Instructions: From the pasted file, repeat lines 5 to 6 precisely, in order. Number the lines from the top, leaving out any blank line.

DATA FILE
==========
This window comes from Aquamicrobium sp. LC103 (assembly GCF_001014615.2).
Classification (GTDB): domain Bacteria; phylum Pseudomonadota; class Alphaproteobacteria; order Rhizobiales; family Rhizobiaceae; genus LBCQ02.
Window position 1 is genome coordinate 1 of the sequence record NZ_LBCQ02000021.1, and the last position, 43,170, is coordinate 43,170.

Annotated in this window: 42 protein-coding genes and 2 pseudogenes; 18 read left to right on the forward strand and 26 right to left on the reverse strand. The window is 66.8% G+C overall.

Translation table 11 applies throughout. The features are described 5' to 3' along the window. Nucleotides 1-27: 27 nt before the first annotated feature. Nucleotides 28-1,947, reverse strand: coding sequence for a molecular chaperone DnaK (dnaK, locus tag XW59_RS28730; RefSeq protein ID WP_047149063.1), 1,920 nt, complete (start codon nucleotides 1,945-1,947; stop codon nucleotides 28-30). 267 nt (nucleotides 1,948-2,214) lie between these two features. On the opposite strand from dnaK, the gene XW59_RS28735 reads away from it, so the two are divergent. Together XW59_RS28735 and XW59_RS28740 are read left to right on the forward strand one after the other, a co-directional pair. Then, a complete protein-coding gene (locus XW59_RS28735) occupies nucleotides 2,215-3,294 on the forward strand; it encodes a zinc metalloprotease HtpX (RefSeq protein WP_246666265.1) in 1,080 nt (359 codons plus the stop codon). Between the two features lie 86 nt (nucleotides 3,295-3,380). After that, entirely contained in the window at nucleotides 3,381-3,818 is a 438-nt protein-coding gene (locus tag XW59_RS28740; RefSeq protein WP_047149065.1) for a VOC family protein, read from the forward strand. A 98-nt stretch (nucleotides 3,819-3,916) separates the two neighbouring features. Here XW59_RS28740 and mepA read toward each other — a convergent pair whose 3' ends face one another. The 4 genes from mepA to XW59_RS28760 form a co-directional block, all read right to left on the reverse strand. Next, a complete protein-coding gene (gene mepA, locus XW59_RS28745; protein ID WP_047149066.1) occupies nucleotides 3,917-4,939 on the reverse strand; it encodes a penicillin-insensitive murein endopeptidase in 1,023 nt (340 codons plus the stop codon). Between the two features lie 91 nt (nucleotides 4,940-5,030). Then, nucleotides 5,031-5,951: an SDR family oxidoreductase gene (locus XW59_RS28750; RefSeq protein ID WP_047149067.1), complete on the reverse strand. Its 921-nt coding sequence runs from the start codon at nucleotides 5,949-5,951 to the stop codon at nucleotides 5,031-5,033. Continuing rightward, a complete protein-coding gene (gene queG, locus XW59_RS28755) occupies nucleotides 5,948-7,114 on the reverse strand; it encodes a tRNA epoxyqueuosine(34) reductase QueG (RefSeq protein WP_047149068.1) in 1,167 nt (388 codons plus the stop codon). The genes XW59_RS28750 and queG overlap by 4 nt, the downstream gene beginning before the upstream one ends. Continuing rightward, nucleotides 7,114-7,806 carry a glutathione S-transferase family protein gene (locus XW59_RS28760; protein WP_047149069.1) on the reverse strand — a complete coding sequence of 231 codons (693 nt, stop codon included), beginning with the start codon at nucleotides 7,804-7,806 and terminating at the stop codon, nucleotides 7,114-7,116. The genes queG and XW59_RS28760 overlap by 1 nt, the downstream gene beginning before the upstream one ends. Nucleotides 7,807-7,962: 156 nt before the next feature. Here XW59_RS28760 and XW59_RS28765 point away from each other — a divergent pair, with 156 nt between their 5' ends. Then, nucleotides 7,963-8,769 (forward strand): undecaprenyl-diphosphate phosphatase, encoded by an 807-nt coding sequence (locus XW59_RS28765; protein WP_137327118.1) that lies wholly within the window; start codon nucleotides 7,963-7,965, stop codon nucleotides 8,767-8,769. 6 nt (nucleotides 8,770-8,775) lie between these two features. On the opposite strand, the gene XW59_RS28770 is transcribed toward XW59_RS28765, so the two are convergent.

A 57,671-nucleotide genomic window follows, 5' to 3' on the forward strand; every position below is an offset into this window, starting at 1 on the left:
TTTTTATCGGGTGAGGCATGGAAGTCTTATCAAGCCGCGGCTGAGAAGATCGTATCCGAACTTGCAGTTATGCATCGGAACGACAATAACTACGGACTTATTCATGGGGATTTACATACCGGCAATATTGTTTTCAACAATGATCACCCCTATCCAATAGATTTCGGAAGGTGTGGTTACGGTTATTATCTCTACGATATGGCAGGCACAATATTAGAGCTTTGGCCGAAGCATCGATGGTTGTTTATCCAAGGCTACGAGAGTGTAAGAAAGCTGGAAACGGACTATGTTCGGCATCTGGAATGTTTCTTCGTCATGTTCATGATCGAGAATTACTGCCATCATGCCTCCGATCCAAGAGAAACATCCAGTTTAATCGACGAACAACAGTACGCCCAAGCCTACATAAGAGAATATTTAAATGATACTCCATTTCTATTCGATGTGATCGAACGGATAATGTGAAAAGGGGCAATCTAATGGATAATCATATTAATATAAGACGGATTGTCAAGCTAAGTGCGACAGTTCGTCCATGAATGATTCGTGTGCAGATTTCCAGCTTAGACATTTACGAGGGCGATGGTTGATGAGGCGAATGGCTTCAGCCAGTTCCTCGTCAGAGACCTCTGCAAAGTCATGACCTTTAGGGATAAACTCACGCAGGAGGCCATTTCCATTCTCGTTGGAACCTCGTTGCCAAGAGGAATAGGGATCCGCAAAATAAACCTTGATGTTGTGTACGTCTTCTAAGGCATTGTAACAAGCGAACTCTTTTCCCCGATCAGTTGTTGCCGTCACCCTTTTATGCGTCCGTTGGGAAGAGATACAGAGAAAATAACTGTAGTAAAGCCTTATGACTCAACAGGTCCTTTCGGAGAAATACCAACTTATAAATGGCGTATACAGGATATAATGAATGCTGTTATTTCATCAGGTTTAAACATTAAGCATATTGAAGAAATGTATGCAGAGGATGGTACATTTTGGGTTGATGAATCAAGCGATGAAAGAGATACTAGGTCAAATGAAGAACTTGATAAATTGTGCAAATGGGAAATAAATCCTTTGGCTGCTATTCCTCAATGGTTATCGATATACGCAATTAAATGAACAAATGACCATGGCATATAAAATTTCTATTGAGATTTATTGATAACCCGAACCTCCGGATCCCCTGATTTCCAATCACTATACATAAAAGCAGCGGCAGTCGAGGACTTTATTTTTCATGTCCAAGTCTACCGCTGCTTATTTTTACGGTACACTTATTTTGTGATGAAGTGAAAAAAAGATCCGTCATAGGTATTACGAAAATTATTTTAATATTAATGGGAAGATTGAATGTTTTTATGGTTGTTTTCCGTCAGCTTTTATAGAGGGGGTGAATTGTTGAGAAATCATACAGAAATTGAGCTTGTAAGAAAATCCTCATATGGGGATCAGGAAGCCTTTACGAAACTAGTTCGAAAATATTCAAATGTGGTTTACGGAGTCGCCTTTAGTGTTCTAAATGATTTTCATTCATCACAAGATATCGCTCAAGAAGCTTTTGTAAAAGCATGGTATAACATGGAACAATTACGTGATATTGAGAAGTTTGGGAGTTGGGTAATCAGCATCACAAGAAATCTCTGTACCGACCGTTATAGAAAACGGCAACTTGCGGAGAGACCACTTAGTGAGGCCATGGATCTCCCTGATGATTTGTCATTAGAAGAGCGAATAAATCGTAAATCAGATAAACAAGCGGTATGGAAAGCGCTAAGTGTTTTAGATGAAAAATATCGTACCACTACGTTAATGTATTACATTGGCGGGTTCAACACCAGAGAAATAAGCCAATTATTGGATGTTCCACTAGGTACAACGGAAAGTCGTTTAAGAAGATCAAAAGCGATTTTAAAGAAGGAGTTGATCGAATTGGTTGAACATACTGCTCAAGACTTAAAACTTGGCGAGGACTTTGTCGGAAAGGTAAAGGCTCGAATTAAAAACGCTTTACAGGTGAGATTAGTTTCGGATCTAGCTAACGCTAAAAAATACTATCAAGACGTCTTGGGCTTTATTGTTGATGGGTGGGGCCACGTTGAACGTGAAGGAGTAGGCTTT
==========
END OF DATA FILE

Translation table 11 applies throughout. The features are described 5' to 3' along the window. Nucleotides 1-27: 27 nt before the first annotated feature. Nucleotides 28-1,947, reverse strand: coding sequence for a molecular chaperone DnaK (dnaK, locus tag XW59_RS28730; RefSeq protein ID WP_047149063.1), 1,920 nt, complete (start codon nucleotides 1,945-1,947; stop codon nucleotides 28-30). 267 nt (nucleotides 1,948-2,214) lie between these two features. On the opposite strand from dnaK, the gene XW59_RS28735 reads away from it, so the two are divergent. Together XW59_RS28735 and XW59_RS28740 are read left to right on the forward strand one after the other, a co-directional pair. Then, a complete protein-coding gene (locus XW59_RS28735) occupies nucleotides 2,215-3,294 on the forward strand; it encodes a zinc metalloprotease HtpX (RefSeq protein WP_246666265.1) in 1,080 nt (359 codons plus the stop codon). Between the two features lie 86 nt (nucleotides 3,295-3,380). After that, entirely contained in the window at nucleotides 3,381-3,818 is a 438-nt protein-coding gene (locus tag XW59_RS28740; RefSeq protein WP_047149065.1) for a VOC family protein, read from the forward strand. A 98-nt stretch (nucleotides 3,819-3,916) separates the two neighbouring features. Here XW59_RS28740 and mepA read toward each other — a convergent pair whose 3' ends face one another. The 4 genes from mepA to XW59_RS28760 form a co-directional block, all read right to left on the reverse strand. Next, a complete protein-coding gene (gene mepA, locus XW59_RS28745; protein ID WP_047149066.1) occupies nucleotides 3,917-4,939 on the reverse strand; it encodes a penicillin-insensitive murein endopeptidase in 1,023 nt (340 codons plus the stop codon). Between the two features lie 91 nt (nucleotides 4,940-5,030). Then, nucleotides 5,031-5,951: an SDR family oxidoreductase gene (locus XW59_RS28750; RefSeq protein ID WP_047149067.1), complete on the reverse strand. Its 921-nt coding sequence runs from the start codon at nucleotides 5,949-5,951 to the stop codon at nucleotides 5,031-5,033. Continuing rightward, a complete protein-coding gene (gene queG, locus XW59_RS28755) occupies nucleotides 5,948-7,114 on the reverse strand; it encodes a tRNA epoxyqueuosine(34) reductase QueG (RefSeq protein WP_047149068.1) in 1,167 nt (388 codons plus the stop codon). The genes XW59_RS28750 and queG overlap by 4 nt, the downstream gene beginning before the upstream one ends. Continuing rightward, nucleotides 7,114-7,806 carry a glutathione S-transferase family protein gene (locus XW59_RS28760; protein WP_047149069.1) on the reverse strand — a complete coding sequence of 231 codons (693 nt, stop codon included), beginning with the start codon at nucleotides 7,804-7,806 and terminating at the stop codon, nucleotides 7,114-7,116. The genes queG and XW59_RS28760 overlap by 1 nt, the downstream gene beginning before the upstream one ends. Nucleotides 7,807-7,962: 156 nt before the next feature. Here XW59_RS28760 and XW59_RS28765 point away from each other — a divergent pair, with 156 nt between their 5' ends. Then, nucleotides 7,963-8,769 (forward strand): undecaprenyl-diphosphate phosphatase, encoded by an 807-nt coding sequence (locus XW59_RS28765; protein WP_137327118.1) that lies wholly within the window; start codon nucleotides 7,963-7,965, stop codon nucleotides 8,767-8,769. 6 nt (nucleotides 8,770-8,775) lie between these two features. On the opposite strand, the gene XW59_RS28770 is transcribed toward XW59_RS28765, so the two are convergent.

A 57,671-nucleotide genomic window follows, 5' to 3' on the forward strand; every position below is an offset into this window, starting at 1 on the left: